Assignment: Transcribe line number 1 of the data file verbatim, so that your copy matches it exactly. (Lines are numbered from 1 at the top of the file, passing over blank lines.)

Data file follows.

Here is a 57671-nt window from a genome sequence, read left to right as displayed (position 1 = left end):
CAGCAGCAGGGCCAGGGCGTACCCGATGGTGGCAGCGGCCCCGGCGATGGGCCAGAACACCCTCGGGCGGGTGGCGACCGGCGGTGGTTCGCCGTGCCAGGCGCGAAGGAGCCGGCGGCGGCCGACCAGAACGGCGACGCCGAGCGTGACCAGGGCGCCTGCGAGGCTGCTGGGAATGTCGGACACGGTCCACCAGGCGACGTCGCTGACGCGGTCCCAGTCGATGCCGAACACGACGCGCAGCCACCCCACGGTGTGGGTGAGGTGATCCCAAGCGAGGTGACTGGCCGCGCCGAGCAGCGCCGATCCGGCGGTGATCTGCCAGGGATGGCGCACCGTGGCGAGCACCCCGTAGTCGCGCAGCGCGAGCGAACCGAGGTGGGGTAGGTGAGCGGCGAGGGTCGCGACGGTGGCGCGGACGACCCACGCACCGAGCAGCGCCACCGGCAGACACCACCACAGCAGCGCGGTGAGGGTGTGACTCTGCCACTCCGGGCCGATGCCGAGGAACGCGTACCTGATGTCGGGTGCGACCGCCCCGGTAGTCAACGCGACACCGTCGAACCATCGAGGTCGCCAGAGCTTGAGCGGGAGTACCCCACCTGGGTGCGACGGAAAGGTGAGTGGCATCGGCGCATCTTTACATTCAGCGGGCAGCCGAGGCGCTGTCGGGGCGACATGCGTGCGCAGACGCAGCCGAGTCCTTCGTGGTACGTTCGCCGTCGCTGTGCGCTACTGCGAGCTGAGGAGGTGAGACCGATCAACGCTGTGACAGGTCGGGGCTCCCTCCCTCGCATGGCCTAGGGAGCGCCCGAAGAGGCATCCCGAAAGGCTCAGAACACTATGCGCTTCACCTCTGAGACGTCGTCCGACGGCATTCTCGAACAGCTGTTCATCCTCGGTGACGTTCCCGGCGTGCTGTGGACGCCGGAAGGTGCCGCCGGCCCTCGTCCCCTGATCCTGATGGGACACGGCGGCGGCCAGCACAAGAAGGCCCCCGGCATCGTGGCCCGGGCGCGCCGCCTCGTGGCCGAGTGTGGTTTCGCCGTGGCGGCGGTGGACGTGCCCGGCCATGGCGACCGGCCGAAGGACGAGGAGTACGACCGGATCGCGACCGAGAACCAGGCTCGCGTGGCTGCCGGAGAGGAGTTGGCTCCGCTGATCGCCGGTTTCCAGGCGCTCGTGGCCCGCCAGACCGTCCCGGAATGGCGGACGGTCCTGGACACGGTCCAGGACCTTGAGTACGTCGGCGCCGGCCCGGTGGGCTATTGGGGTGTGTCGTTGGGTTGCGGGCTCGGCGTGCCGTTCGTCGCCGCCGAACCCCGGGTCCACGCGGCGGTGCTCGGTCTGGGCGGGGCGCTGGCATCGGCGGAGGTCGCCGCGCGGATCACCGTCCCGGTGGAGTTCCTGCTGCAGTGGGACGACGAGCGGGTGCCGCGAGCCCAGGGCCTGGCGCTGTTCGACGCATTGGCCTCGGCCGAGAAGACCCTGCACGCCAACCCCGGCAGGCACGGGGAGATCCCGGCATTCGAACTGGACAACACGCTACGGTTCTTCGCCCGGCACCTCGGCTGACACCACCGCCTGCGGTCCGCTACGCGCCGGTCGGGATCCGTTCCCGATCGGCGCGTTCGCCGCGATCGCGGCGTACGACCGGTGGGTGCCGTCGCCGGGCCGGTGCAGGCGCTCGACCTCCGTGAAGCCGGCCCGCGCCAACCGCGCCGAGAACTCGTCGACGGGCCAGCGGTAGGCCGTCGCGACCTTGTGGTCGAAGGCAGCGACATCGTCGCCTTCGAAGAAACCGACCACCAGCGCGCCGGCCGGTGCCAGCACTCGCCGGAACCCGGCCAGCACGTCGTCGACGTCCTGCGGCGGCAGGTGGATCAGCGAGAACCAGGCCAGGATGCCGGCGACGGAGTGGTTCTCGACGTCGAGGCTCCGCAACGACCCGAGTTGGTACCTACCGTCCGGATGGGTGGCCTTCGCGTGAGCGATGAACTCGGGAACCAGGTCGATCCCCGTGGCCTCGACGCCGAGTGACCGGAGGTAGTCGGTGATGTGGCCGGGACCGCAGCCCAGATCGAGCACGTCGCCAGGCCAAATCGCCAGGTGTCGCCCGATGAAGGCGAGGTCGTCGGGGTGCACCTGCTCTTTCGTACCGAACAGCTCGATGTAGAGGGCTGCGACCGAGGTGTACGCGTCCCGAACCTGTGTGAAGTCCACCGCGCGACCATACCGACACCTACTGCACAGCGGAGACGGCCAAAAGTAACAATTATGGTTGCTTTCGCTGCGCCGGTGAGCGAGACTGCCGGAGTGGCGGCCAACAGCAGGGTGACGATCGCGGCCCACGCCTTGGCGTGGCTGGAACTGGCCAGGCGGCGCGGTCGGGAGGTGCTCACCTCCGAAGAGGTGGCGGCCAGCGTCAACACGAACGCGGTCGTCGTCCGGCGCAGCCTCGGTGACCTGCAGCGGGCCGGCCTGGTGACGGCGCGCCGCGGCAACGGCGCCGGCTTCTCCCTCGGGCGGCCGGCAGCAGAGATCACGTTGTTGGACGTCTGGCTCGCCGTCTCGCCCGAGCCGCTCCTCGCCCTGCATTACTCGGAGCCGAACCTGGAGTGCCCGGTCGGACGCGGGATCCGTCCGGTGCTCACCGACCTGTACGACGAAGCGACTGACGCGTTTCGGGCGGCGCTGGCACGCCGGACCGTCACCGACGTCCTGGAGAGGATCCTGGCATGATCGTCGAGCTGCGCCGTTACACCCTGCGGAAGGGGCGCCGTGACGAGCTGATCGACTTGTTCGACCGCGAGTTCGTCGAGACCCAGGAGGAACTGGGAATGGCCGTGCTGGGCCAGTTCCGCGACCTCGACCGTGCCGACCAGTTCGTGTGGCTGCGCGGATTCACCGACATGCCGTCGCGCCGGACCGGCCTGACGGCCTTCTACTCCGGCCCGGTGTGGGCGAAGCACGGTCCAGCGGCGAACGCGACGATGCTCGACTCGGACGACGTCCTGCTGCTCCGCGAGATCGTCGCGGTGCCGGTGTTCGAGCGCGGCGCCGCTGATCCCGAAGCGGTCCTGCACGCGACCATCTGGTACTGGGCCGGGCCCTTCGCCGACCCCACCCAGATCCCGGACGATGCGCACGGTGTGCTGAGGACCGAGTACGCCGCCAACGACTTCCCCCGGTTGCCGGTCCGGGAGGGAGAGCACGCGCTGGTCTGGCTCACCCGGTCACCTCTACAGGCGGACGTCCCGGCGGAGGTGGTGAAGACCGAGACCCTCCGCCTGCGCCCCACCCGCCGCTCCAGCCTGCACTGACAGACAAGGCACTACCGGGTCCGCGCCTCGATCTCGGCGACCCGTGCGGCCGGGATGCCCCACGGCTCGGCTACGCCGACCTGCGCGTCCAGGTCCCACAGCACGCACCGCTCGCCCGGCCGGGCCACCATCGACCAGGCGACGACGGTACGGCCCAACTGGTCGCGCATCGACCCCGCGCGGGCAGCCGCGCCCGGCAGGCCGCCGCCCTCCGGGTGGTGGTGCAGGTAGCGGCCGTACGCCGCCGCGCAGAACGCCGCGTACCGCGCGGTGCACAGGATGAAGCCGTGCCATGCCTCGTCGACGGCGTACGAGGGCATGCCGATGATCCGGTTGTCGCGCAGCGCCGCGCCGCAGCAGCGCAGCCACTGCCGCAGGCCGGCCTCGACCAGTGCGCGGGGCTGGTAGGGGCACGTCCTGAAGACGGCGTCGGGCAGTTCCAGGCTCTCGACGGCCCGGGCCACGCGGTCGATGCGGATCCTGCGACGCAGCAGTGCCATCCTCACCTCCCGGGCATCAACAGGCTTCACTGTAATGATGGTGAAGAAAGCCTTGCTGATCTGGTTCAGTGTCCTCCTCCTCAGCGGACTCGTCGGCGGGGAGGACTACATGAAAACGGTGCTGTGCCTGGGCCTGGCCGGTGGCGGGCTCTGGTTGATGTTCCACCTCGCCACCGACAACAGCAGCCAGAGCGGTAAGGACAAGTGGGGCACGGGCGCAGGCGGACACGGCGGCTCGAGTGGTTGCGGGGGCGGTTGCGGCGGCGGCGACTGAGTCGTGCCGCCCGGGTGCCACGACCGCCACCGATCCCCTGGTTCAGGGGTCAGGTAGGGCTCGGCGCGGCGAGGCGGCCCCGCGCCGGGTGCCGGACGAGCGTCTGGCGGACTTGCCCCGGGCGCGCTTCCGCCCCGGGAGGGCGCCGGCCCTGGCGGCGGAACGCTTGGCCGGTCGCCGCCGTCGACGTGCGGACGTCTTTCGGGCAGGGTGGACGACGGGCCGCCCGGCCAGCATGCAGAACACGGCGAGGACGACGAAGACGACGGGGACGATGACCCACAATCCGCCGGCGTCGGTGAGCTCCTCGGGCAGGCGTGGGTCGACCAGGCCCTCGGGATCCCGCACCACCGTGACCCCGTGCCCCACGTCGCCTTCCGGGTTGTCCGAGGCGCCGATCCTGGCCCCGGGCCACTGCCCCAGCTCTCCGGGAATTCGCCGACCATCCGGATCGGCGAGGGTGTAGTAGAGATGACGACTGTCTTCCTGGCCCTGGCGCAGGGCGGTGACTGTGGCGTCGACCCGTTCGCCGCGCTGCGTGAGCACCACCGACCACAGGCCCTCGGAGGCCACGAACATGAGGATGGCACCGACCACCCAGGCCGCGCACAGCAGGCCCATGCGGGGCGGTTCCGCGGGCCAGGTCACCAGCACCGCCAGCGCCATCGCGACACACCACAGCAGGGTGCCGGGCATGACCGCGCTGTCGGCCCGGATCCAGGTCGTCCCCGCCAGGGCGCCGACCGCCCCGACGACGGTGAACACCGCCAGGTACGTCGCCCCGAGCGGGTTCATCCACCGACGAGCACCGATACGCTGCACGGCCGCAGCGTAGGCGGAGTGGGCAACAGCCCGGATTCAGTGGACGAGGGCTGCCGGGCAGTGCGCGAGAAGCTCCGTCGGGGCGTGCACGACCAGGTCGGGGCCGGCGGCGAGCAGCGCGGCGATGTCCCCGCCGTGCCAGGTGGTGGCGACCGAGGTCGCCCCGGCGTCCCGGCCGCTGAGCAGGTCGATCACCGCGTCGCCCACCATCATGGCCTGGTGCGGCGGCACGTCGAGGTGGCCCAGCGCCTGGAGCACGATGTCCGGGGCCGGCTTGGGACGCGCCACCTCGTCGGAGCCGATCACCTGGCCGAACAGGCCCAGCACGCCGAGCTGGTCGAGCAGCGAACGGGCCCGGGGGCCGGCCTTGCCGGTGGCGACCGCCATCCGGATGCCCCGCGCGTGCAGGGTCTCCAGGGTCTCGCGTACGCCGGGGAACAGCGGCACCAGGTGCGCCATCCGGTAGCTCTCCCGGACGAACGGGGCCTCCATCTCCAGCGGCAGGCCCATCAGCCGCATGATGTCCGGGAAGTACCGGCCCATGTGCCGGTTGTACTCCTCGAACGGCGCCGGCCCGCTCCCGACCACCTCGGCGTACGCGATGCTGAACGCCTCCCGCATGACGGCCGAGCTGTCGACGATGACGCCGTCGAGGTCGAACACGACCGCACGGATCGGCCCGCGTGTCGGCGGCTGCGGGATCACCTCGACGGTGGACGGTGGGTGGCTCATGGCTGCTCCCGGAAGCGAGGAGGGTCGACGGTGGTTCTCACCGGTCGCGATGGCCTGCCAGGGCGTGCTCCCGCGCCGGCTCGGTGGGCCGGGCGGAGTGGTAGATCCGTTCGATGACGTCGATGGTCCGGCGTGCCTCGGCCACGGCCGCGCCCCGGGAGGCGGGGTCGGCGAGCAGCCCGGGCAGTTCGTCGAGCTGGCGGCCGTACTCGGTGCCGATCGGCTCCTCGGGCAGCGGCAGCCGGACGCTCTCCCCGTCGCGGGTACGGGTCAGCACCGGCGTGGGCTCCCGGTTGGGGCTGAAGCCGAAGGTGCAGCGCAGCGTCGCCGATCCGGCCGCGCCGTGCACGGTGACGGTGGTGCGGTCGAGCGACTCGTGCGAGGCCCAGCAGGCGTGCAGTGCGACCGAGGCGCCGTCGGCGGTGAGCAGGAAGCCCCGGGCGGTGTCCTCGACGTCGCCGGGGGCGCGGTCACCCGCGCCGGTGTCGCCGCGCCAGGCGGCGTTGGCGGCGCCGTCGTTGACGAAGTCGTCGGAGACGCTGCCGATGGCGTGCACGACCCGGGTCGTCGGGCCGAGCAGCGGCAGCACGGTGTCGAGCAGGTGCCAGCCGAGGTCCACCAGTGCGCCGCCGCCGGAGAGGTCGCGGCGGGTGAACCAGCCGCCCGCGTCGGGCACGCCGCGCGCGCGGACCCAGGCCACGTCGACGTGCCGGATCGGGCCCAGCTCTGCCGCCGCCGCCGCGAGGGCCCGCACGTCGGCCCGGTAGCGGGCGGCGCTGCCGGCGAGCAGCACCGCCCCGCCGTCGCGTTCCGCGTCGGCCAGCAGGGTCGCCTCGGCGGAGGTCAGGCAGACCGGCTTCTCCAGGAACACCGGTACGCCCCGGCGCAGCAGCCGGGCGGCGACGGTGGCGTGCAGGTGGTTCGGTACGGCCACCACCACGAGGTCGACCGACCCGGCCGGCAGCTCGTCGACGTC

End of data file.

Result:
Here is a 57671-nt window from a genome sequence, read left to right as displayed (position 1 = left end):